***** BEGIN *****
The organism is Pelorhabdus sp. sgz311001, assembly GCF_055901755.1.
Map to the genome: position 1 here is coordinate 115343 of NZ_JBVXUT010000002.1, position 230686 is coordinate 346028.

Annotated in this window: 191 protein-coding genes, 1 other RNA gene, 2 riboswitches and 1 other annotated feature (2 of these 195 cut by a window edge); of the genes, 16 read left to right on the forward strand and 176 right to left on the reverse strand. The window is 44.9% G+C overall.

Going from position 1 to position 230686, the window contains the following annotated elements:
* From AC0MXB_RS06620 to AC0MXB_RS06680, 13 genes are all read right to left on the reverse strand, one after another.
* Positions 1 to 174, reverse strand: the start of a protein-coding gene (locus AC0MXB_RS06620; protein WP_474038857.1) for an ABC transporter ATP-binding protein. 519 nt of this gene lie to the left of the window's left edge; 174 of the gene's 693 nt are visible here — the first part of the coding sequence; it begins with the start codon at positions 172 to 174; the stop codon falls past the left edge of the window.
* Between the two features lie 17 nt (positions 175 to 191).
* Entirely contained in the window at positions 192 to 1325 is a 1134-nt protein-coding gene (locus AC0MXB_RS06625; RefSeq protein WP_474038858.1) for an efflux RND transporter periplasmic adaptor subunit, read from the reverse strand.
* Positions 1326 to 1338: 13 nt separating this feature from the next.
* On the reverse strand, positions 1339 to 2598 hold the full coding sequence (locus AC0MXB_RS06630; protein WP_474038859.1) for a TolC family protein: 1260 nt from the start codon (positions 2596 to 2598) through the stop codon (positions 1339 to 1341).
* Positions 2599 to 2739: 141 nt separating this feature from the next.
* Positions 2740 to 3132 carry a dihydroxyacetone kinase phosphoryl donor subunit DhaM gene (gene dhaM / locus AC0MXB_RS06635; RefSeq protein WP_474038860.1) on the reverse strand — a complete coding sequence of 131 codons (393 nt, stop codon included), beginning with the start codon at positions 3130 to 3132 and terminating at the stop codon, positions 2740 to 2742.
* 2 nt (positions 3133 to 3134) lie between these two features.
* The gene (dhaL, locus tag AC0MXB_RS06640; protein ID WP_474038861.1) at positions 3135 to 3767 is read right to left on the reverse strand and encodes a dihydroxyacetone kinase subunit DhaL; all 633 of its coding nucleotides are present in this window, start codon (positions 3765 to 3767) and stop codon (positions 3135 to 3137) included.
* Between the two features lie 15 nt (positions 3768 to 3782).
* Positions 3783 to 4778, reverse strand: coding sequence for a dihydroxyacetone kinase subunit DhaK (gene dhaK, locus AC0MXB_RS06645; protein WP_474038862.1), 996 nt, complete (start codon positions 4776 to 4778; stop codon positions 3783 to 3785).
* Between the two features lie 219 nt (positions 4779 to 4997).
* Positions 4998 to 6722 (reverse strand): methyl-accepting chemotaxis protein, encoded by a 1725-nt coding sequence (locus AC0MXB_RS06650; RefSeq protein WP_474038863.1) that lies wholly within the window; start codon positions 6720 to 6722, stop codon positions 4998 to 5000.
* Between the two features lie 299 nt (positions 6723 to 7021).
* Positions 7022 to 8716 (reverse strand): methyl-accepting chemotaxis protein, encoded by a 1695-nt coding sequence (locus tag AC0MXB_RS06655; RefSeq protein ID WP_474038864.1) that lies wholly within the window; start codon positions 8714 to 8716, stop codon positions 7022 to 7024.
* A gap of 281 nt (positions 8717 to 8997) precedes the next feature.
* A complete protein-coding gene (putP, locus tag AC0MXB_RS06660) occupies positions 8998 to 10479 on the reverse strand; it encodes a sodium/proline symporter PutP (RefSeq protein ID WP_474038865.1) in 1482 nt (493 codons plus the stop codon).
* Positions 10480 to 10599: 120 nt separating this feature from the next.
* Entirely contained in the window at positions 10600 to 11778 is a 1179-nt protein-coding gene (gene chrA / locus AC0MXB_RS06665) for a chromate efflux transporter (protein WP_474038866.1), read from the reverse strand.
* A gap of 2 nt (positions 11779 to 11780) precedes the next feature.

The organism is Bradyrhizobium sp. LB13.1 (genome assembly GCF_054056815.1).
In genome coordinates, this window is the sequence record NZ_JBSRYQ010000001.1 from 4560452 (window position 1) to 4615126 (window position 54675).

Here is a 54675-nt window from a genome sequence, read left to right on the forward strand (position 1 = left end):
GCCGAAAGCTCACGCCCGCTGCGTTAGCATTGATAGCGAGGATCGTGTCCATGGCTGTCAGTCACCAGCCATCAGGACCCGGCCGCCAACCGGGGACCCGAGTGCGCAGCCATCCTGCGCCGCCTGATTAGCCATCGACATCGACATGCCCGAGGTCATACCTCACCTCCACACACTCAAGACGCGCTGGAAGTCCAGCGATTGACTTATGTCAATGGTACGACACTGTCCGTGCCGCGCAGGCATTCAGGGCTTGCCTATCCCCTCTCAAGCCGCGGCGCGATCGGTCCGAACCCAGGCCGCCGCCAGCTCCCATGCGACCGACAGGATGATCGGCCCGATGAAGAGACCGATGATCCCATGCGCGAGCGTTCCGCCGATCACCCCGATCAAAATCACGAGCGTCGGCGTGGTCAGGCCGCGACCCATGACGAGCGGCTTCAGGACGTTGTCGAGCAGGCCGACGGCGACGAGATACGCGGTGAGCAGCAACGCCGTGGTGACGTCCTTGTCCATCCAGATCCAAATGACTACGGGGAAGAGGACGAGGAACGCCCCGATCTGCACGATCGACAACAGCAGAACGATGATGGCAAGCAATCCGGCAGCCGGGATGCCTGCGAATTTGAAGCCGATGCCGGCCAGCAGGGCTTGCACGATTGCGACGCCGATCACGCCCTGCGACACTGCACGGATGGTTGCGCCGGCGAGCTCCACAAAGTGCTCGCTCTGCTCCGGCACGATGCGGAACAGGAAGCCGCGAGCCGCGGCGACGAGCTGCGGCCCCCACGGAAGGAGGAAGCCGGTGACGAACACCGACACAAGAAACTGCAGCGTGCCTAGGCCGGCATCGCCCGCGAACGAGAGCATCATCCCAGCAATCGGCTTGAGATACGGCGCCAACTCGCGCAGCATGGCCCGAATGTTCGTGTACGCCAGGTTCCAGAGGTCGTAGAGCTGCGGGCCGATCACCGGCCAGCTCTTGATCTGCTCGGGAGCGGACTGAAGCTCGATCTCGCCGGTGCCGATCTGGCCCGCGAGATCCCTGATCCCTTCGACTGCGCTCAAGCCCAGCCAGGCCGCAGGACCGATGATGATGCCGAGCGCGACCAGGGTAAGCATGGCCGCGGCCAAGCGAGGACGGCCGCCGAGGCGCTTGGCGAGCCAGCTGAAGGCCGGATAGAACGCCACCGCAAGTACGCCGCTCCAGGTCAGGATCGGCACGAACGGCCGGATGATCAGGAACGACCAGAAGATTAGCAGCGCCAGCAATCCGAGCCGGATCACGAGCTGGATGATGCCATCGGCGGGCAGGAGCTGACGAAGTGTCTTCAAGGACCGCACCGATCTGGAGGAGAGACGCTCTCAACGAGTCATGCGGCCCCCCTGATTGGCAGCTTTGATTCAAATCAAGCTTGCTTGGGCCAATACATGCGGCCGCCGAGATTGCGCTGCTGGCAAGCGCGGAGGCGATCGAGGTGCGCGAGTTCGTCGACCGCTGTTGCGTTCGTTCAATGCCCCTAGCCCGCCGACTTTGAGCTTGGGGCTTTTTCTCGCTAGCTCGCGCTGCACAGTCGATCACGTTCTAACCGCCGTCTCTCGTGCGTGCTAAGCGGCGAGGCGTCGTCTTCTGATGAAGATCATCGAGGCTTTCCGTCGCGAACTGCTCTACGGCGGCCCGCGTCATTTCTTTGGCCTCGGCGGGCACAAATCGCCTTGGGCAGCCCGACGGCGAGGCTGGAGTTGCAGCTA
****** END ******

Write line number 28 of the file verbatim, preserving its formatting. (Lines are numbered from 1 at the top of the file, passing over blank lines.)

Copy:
Here is a 54675-nt window from a genome sequence, read left to right on the forward strand (position 1 = left end):